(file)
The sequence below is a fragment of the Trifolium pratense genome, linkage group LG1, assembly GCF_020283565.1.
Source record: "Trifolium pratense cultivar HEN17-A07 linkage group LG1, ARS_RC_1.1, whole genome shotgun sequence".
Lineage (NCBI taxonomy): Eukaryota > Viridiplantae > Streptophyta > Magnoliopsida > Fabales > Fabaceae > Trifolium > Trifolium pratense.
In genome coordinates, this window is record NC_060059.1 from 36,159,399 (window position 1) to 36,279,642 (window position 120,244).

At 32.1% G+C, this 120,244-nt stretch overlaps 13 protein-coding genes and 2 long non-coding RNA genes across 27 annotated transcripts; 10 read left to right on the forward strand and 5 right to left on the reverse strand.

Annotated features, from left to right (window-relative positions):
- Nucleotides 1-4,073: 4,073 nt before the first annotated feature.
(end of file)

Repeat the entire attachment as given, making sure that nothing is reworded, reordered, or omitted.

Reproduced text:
The sequence below is a fragment of the Trifolium pratense genome, linkage group LG1, assembly GCF_020283565.1.
Source record: "Trifolium pratense cultivar HEN17-A07 linkage group LG1, ARS_RC_1.1, whole genome shotgun sequence".
Lineage (NCBI taxonomy): Eukaryota > Viridiplantae > Streptophyta > Magnoliopsida > Fabales > Fabaceae > Trifolium > Trifolium pratense.
In genome coordinates, this window is record NC_060059.1 from 36,159,399 (window position 1) to 36,279,642 (window position 120,244).

At 32.1% G+C, this 120,244-nt stretch overlaps 13 protein-coding genes and 2 long non-coding RNA genes across 27 annotated transcripts; 10 read left to right on the forward strand and 5 right to left on the reverse strand.

Annotated features, from left to right (window-relative positions):
- Nucleotides 1-4,073: 4,073 nt before the first annotated feature.